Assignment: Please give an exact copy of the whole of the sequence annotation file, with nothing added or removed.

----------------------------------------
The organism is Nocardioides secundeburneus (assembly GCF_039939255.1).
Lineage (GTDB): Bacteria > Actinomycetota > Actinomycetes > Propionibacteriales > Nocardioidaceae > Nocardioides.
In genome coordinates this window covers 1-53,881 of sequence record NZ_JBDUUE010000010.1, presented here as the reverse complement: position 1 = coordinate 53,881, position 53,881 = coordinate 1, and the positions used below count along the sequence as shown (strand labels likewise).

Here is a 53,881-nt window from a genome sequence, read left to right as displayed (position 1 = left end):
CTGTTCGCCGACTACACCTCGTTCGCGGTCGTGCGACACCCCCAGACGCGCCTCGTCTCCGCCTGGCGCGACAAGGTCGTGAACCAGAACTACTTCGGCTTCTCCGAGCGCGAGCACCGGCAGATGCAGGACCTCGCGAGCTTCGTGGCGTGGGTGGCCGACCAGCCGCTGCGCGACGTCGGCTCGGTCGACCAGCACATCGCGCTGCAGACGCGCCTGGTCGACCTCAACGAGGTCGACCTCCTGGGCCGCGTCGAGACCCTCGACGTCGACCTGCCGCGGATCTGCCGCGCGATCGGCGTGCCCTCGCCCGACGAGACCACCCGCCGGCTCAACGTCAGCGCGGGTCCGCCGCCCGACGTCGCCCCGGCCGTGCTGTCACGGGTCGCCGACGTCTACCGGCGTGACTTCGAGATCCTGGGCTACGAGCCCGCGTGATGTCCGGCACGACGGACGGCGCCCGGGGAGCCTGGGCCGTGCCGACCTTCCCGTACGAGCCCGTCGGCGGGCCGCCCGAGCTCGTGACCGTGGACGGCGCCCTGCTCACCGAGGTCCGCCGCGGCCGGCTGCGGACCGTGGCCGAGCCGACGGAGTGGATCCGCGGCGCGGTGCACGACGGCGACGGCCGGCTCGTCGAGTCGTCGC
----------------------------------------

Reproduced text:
The organism is Nocardioides secundeburneus (assembly GCF_039939255.1).
Lineage (GTDB): Bacteria > Actinomycetota > Actinomycetes > Propionibacteriales > Nocardioidaceae > Nocardioides.
In genome coordinates this window covers 1-53,881 of sequence record NZ_JBDUUE010000010.1, presented here as the reverse complement: position 1 = coordinate 53,881, position 53,881 = coordinate 1, and the positions used below count along the sequence as shown (strand labels likewise).

Here is a 53,881-nt window from a genome sequence, read left to right as displayed (position 1 = left end):
CTGTTCGCCGACTACACCTCGTTCGCGGTCGTGCGACACCCCCAGACGCGCCTCGTCTCCGCCTGGCGCGACAAGGTCGTGAACCAGAACTACTTCGGCTTCTCCGAGCGCGAGCACCGGCAGATGCAGGACCTCGCGAGCTTCGTGGCGTGGGTGGCCGACCAGCCGCTGCGCGACGTCGGCTCGGTCGACCAGCACATCGCGCTGCAGACGCGCCTGGTCGACCTCAACGAGGTCGACCTCCTGGGCCGCGTCGAGACCCTCGACGTCGACCTGCCGCGGATCTGCCGCGCGATCGGCGTGCCCTCGCCCGACGAGACCACCCGCCGGCTCAACGTCAGCGCGGGTCCGCCGCCCGACGTCGCCCCGGCCGTGCTGTCACGGGTCGCCGACGTCTACCGGCGTGACTTCGAGATCCTGGGCTACGAGCCCGCGTGATGTCCGGCACGACGGACGGCGCCCGGGGAGCCTGGGCCGTGCCGACCTTCCCGTACGAGCCCGTCGGCGGGCCGCCCGAGCTCGTGACCGTGGACGGCGCCCTGCTCACCGAGGTCCGCCGCGGCCGGCTGCGGACCGTGGCCGAGCCGACGGAGTGGATCCGCGGCGCGGTGCACGACGGCGACGGCCGGCTCGTCGAGTCGTCGC